Yet Erdogan on June 10 held a surprise meeting with Deniz Baykal, a veteran politician from the CHP. Baykal will chair parliament in the new session as interim speaker of parliament. The meeting led to speculation that the event marked the beginning of political horse-trading between the two major parties, leading towards a coalition to overcome the political deadlock. Speaking after a two-hour meeting, Baykal said Erdogan was open to all forms of coalition. Baykal later told the Hurriyet Daily News that he did not in particular mean a coalition between the AKP and the CHP, but all combinations including the MHP and HDP.
Even though a coalition government is the most realistic option on the table, a minority government is the other, yet less probable, scenario. An AKP government with outside support from the MHP is theoretically possible, but this is not something the AKP would like to try because a minority government will further weaken the party.
Other options are even more unlikely. The CHP believes it can form a coalition government with the MHP and HDP, but this is also not very realistic because of the hostilities between the nationalists and the Kurds. The HDP has repeatedly said it will not form a government with the AKP but it may support a non-AKP option (a CHP-MHP minority government) from outside. But, the MHP is not likely to accept this.
These are the parties’ initial positions, but they may change as negotiations move forward and investors become nervous.
The slowing economy and other economic problems may also discourage the opposition parties from taking part in a coalition government.
The economy grew by 2.3% in the first quarter, down from 2.6% in the fourth quarter of 2014, which was itself down from 4.2% in full year 2013. The annual inflation rate is running at 8.09%, unemployment is at 11.2%, and consumer confidence is at a six-year low.
Turkey's election result is likely to raise political uncertainty and delay the implementation of key economic policies that would help to protect it from external pressures, commented Moody’s on June 10.
“The result is credit negative for Turkey. Political uncertainty will likely impact investor confidence which is critical for an economy like Turkey, which depends on external capital to funds its external imbalances,” said Alpona Banerji of Moody’s.
“With a growing external debt and a currency that has weakened sharply against the US dollar, Turkey is vulnerable to tighter external financing. Its corporate and banking sectors are exposed to an increase in the cost of capital when the US Federal Reserve begins to raise interest rates”, said Moody’s.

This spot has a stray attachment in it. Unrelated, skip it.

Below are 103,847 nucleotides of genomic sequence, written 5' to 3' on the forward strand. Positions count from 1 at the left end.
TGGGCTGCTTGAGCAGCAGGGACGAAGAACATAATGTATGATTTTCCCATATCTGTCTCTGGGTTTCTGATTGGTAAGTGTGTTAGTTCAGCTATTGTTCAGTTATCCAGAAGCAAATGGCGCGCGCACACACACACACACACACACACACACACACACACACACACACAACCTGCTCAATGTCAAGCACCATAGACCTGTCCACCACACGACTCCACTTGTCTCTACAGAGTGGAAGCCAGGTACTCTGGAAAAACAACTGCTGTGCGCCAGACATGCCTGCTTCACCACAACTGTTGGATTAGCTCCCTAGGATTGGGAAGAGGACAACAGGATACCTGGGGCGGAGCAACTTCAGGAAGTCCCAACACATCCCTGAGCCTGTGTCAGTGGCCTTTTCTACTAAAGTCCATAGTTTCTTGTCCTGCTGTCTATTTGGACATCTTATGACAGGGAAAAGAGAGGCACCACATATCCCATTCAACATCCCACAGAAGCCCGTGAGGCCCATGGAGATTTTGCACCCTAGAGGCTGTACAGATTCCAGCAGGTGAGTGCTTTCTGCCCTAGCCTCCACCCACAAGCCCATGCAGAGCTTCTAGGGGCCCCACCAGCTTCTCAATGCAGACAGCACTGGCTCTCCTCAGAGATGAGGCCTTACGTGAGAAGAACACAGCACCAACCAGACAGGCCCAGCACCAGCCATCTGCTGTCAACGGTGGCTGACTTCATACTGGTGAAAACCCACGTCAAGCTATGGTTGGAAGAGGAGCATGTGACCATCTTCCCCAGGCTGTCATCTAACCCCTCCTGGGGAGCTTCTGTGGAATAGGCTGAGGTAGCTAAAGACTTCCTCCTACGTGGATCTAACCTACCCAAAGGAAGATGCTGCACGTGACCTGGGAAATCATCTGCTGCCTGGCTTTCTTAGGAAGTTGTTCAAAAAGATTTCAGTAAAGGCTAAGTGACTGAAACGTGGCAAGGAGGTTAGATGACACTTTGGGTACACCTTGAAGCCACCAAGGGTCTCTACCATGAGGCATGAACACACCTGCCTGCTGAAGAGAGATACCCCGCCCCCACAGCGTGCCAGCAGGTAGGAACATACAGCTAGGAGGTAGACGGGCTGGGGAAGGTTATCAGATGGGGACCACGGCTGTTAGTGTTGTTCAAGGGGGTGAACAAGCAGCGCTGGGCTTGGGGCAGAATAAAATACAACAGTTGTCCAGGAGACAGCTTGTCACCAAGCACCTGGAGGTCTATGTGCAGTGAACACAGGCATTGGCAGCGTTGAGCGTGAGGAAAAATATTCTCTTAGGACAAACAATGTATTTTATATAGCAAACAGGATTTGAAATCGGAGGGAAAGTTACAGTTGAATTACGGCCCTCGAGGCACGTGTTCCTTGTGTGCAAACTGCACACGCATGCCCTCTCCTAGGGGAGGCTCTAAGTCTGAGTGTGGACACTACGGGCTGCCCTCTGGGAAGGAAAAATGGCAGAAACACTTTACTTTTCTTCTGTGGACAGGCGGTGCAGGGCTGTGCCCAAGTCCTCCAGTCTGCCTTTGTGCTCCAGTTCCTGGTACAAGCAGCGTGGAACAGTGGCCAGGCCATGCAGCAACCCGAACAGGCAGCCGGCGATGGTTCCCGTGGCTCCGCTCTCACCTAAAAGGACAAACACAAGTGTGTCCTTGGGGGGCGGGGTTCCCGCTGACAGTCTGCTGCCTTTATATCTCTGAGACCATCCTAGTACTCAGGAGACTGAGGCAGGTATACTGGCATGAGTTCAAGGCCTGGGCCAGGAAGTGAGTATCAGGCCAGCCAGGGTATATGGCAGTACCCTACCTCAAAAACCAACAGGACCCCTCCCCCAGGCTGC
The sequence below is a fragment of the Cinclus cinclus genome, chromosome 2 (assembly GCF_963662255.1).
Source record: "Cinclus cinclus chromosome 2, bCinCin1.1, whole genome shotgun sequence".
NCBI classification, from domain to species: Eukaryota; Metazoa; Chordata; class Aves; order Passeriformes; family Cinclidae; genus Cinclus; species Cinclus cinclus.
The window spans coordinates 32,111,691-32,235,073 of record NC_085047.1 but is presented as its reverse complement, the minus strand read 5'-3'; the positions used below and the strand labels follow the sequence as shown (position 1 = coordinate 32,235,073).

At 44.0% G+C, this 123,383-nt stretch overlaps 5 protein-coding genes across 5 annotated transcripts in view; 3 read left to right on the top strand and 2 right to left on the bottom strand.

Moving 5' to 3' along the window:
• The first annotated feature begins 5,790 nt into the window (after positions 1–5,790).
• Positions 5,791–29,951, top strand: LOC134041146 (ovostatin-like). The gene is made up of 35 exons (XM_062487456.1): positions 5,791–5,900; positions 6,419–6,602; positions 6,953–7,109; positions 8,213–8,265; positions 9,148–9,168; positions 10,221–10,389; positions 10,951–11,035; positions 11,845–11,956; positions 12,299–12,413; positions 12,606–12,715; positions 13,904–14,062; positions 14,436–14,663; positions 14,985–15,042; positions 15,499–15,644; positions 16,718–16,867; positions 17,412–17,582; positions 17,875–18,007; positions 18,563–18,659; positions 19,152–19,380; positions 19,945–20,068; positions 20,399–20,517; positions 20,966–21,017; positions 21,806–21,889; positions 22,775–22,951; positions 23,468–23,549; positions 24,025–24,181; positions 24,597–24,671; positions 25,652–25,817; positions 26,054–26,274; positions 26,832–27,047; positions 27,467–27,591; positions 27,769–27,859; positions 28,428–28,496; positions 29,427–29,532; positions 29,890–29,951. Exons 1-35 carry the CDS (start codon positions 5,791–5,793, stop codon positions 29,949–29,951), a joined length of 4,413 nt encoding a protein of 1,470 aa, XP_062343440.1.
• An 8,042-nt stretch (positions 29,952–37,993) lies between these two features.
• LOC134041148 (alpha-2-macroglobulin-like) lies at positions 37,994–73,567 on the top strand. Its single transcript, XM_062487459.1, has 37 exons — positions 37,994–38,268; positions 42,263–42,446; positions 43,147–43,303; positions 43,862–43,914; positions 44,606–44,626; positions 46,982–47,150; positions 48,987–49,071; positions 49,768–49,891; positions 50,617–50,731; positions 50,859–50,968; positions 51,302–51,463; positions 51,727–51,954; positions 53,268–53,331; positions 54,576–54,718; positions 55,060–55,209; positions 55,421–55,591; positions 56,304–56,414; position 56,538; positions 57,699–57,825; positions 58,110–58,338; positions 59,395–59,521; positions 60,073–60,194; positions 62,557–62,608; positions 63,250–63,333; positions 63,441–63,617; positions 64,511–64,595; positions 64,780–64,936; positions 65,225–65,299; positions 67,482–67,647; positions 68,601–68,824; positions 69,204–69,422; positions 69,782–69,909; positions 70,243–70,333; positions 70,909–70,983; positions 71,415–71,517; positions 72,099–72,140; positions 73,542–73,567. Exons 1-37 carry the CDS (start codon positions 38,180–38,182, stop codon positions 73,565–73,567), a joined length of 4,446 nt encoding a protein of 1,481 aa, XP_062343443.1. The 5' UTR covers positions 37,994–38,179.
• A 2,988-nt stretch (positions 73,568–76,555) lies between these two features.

No one who governs will want to be seen as responsible for an inevitable further slowdown of the economy, told Dani Rodrik of the Institute for Advanced Study in Princeton the Financial Times. “So there will be pressure to increase spending and stimulate the economy, which would only accelerate capital flight and economic decline,” said Rodrik.
But perhaps the biggest risk for potential coalition parties is that the future of Erdogan is still far from clear.
After the elections Erdogan issued a short written statement, urging all political parties to work towards preserving an environment of confidence and stability in the country. On June 11, in his first public appearance since Sunday’s elections, Erdogan said that egos should be left aside and the country’s political parties must work quickly to form a government.
This was a surprisingly conciliatory tone from Erdogan, who during the election campaign never missed a single opportunity to bash the opposition leaders. This raised questions about his motives, as few believe that Erdogan has decided to retreat to his presidential place to play a ceremonial role.
“It seems that after meeting with Baykal, Erdogan might allow all coalition scenarios to be exhausted rather than push Davutoglu and the AKP for an early election to try once again to shift from a parliamentary to a presidential system through an AKP majority”, says political commentator Murat Yetkin.